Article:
‘If he tries to get in, poke him back through,’ says one. You can hear the child banging against the walls, smashing windows. ‘Go grab the fuckin’ gas and fuckin’ gas them through fuckin’ get Jimmy to gas them through here.’

The distressed child is tear-gassed, as are the other children for eight minutes. ‘I can’t fuckin’ breathe,’ the child says.

‘That’ll learn you,’ says a guard in response.

One guard adds: ‘Now he’s shitting himself.’

At one point a guard says: ‘Let the fucker come through because while he’s comin’ through he’ll be off balance, I’ll pulverise, I’ll pulverise the little fucker. Oh shit, were recording hey.’ The six boys dressed only in shorts, are then taken outside by guards in protective masks where they are handcuffed and shoved face down in the dirt to be washed down by a firehose. Don’t put it in my face, one of the children says, I can’t breathe.

Adapted from Australia's Shame by Caro Meldrum-Hanna, Four Corners ABC, broadcast 25 July 2016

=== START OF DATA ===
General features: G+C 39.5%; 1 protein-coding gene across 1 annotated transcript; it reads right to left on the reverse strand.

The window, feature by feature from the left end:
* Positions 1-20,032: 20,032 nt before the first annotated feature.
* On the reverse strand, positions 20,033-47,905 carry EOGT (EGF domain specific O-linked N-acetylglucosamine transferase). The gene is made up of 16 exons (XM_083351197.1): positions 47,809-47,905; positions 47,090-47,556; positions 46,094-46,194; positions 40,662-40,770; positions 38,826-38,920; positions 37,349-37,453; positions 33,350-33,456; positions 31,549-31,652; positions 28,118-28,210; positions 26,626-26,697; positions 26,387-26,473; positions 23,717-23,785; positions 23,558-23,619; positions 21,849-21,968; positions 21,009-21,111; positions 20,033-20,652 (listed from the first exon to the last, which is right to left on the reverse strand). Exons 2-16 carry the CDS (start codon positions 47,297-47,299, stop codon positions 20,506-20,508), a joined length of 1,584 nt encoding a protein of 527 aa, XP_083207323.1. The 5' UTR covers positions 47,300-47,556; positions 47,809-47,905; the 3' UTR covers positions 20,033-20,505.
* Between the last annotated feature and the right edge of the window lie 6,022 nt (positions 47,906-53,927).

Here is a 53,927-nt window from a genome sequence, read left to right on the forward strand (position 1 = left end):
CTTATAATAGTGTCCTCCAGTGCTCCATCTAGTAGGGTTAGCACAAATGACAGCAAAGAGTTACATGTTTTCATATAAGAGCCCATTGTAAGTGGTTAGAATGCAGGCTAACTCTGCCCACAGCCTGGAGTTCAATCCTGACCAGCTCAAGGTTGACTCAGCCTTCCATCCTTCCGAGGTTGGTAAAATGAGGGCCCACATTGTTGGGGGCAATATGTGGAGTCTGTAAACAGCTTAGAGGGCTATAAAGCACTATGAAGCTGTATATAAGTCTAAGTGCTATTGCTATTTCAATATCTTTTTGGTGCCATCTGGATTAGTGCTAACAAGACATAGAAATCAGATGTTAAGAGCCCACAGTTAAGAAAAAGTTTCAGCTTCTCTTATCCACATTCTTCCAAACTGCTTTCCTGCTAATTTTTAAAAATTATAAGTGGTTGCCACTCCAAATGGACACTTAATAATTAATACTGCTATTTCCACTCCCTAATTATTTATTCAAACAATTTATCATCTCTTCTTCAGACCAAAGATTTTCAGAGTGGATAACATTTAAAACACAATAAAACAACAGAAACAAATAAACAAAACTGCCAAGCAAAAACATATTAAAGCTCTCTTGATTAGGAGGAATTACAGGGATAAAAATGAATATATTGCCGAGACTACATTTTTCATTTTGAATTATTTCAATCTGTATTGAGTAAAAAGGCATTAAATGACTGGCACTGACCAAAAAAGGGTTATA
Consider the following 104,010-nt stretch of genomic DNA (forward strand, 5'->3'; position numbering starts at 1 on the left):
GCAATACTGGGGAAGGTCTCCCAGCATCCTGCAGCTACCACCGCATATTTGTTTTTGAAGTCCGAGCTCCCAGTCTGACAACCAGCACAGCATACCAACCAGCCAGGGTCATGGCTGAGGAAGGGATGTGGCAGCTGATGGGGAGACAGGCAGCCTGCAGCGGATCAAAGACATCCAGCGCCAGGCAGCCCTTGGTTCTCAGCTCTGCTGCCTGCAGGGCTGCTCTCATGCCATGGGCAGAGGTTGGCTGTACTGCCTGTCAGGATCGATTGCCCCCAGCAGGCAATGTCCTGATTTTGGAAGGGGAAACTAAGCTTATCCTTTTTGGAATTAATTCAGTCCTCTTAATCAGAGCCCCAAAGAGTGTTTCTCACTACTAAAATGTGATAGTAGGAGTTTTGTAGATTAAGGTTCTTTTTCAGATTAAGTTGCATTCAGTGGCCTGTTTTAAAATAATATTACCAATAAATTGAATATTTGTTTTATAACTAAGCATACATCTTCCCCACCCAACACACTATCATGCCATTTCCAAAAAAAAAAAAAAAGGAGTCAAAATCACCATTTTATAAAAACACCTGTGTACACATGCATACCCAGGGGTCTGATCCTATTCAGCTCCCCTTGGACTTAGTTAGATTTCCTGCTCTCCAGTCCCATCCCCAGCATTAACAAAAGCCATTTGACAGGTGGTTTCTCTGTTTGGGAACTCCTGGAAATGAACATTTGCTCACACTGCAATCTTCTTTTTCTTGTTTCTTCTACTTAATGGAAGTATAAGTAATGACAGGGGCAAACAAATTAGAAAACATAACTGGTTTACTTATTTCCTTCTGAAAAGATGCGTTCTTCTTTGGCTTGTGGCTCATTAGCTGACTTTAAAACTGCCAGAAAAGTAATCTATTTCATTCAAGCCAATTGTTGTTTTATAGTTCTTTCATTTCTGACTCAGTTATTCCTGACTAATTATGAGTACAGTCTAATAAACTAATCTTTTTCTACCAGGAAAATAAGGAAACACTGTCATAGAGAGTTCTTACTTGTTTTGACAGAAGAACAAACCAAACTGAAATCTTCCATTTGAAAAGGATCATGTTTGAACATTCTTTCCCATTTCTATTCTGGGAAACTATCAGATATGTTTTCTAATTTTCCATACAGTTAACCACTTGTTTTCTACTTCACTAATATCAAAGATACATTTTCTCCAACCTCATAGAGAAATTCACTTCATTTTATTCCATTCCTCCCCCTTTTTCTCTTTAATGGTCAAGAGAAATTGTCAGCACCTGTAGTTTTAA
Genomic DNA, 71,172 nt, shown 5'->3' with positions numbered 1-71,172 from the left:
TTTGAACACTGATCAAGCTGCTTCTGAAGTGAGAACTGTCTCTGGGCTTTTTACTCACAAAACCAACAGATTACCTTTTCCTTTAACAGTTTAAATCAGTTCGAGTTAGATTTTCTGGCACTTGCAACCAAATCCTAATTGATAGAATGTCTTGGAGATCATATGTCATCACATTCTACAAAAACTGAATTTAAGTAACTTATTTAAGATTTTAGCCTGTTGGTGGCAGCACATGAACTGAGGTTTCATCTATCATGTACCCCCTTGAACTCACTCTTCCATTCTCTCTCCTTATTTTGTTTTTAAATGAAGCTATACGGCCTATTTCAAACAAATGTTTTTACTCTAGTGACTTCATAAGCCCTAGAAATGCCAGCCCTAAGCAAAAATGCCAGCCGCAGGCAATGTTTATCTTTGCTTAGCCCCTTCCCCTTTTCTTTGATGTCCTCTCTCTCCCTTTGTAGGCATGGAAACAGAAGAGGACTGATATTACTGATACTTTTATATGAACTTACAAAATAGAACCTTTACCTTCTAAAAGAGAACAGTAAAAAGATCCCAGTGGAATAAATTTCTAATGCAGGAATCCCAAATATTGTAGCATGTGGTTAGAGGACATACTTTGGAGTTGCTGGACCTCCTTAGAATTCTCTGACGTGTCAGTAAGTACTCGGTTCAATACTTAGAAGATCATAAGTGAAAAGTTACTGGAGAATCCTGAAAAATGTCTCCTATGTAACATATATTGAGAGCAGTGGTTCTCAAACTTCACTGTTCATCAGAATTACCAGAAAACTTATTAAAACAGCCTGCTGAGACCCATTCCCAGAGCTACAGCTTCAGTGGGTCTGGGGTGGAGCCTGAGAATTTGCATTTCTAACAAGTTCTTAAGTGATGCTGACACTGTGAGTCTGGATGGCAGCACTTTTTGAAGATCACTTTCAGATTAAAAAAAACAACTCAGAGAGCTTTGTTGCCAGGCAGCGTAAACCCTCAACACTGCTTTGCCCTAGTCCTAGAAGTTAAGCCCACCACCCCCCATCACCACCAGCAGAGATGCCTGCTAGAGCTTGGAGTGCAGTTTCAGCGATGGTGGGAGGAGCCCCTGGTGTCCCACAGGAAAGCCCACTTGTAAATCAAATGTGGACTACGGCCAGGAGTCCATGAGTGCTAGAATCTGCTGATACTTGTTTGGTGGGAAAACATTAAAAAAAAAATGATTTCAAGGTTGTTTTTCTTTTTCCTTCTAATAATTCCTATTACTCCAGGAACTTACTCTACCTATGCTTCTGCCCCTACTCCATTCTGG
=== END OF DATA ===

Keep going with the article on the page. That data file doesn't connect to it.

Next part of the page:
One of the first things I did after returning home was to go to the Melbourne Museum’s Indigenous Bunjilaka exhibition with a friend and my son who ran around, between the displays while telling us that people in the photographs weren’t ‘Aborigines’ (because they were too pale-skinned) to then receive a quiet lesson from me on Australia’s history. My friend was impressed when my little boy knew the word ‘segregation’ when talking about racism and my work in the United States, I felt proud as well, of course.

Before we entered the exhibit my friend gave my son a tiny Aboriginal Land Rights flag badge that he could wear on his jacket. My son replied that he was worried if he wore it, it might damage his clothes.